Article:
He created the Cherpumple after one Thanksgiving when “I looked in the trash can and it was filled with paper plates” from all the different desserts. “I thought, this is not so green.”

He decided to merge favorite dishes in one, so guests could have a taste of everything together, minimizing waste.

Phoenix’s Inchezonya is a fusion of enchiladas and lasagna – tortillas and lasagna noodles are layered with ground beef, cheese and a combination of marinara and enchilada sauces. The dish is finished with a lasagna noodle placed diagonally over the dish “like a sash on a beauty queen,” the name of the dish written in green onion. “Serve with Americana pride,” he says.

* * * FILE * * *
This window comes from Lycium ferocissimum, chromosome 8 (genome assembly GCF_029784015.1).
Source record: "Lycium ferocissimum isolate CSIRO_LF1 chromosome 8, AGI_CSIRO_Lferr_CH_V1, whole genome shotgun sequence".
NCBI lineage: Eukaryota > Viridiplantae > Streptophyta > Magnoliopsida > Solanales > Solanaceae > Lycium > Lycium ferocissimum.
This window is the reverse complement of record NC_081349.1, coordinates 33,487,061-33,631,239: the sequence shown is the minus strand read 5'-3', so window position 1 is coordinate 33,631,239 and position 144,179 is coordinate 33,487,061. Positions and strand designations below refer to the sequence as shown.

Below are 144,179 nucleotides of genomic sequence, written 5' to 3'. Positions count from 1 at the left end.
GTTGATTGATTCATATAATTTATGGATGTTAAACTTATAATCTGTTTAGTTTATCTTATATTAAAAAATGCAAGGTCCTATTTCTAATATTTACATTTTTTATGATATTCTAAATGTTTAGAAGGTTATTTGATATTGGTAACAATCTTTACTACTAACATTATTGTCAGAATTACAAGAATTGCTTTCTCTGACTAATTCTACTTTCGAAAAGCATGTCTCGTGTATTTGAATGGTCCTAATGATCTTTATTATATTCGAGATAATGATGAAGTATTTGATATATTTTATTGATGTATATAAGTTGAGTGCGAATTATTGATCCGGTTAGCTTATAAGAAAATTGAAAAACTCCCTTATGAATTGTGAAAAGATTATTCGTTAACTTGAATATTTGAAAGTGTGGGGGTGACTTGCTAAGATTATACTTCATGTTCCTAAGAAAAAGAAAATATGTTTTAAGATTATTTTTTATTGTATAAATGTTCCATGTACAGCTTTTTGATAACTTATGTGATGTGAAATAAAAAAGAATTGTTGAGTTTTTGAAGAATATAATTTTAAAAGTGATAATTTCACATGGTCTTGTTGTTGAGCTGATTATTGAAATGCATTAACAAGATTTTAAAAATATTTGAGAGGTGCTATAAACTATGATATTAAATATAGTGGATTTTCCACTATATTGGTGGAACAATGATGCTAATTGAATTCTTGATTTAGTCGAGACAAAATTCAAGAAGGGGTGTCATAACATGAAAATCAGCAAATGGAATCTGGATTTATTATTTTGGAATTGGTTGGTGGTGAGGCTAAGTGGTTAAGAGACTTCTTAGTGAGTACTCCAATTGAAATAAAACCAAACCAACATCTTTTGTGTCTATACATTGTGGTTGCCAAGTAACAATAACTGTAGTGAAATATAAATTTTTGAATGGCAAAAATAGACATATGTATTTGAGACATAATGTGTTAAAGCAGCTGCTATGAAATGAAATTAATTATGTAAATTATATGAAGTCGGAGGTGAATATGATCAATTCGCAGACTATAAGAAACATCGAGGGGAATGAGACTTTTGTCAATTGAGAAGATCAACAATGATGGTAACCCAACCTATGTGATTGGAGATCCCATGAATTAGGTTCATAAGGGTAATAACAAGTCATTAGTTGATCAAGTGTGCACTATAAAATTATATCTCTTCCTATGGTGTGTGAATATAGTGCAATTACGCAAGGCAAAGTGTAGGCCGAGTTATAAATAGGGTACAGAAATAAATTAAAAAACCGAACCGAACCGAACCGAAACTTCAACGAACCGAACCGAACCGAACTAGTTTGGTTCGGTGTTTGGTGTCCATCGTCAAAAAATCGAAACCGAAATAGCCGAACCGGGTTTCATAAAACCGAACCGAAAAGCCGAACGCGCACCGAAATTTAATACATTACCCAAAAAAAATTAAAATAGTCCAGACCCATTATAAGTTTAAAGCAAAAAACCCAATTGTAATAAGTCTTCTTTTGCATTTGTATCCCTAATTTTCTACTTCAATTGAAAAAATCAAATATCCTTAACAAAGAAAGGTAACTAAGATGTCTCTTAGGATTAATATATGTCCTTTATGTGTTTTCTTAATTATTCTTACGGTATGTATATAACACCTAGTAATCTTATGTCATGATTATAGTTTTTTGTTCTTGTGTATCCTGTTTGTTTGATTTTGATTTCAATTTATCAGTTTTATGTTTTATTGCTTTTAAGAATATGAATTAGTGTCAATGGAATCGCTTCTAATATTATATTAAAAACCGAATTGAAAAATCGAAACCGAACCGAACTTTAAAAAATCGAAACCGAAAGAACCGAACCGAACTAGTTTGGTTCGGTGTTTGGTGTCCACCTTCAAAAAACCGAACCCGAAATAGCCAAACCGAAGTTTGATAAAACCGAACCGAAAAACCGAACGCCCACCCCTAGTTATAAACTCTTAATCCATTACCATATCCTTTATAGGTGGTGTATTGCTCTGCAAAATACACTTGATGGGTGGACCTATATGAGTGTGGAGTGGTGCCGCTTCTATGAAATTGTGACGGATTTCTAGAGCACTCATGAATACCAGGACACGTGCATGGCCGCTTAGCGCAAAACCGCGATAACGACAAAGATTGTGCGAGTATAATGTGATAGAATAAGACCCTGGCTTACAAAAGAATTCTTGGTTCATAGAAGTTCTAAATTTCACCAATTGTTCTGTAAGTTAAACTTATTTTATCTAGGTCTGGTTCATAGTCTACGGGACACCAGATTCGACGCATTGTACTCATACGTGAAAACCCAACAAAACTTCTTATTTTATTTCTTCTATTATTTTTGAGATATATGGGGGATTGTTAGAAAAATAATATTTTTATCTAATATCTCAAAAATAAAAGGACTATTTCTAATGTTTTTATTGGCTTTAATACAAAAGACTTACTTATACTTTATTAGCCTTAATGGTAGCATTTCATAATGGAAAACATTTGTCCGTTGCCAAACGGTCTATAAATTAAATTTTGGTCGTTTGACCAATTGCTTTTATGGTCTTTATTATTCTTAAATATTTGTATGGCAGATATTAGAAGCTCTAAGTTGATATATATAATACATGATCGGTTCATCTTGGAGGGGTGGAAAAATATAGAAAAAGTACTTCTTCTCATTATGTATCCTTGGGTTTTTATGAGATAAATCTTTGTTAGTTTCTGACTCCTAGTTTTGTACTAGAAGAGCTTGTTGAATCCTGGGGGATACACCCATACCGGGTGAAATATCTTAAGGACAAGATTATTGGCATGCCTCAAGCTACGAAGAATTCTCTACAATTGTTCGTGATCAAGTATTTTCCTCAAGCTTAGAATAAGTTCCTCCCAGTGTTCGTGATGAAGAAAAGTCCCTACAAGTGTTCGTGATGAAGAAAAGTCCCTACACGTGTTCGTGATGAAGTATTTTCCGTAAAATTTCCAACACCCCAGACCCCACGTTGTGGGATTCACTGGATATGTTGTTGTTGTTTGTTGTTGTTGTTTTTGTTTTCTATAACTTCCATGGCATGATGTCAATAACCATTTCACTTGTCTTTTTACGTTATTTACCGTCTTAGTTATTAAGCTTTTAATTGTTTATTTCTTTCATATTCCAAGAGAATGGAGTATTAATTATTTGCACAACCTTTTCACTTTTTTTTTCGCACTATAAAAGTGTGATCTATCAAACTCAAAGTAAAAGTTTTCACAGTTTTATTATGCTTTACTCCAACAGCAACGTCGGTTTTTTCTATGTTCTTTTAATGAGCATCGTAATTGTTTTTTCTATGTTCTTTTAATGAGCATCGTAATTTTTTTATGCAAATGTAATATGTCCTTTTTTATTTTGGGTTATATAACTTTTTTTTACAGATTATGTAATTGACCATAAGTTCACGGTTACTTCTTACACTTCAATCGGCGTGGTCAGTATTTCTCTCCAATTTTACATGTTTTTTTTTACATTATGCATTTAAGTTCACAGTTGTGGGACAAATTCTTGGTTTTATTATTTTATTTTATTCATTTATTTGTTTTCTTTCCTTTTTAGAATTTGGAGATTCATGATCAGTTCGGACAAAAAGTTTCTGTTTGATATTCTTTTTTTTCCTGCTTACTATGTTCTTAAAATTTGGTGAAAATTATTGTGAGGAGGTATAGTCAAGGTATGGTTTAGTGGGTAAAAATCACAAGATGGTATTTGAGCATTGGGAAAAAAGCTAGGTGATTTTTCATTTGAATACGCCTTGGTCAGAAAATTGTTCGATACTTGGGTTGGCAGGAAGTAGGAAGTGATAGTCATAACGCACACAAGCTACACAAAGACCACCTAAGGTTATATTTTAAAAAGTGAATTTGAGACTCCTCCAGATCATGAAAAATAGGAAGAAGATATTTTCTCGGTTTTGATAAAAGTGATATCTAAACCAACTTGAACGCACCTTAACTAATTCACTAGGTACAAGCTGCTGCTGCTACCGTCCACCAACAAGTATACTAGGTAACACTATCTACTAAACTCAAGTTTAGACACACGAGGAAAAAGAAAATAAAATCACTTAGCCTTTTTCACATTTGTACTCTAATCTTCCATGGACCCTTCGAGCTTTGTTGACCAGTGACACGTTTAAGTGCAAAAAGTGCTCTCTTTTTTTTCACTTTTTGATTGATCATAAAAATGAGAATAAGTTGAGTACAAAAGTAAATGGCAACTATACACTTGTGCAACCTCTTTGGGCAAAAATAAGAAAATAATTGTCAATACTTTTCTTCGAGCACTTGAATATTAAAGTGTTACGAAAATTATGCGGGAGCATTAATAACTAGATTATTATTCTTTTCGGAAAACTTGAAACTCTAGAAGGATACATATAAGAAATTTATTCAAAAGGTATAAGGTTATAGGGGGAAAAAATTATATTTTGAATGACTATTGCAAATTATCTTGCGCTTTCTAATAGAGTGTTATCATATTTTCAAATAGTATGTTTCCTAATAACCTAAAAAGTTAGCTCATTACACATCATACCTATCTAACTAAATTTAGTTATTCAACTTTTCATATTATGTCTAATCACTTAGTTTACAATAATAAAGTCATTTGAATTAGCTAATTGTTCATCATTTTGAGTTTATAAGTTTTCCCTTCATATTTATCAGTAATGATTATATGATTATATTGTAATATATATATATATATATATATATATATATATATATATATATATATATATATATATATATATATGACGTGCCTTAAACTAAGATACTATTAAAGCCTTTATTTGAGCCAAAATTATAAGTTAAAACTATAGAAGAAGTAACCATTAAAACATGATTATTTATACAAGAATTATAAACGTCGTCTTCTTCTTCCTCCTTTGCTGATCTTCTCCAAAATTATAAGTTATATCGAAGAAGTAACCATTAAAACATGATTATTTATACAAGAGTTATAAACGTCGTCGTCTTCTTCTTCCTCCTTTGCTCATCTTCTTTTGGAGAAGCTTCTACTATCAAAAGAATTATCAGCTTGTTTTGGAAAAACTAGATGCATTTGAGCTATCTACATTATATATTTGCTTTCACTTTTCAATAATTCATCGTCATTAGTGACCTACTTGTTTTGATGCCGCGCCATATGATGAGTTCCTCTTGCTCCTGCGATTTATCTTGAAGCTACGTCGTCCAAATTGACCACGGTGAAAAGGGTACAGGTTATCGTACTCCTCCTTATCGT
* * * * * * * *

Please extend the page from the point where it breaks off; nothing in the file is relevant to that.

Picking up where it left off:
Phoenix is more than happy using store brands. “I try to make it very accessible.” Which makes some dishes, like the massive Soda Pop Rocks cake, a little less intimidating to tackle. And if the finished product isn’t perfect, so what? “I’m not expecting perfection. I’m expecting heart and soul.”

Store-bought cake mix is made with 7-Up in place of the water, with plenty of food coloring added for effect. The cake is frosted in white and decorated with Pop Rocks and old-fashioned wax soda bottle candies. Slice into the cake and it looks like a Technicolor rainbow.

And if you bend your ear, you can hear the Pop Rocks noisily crackling away. It’s the perfect soundtrack to a party of Day-Glo, unicorns and rainbows.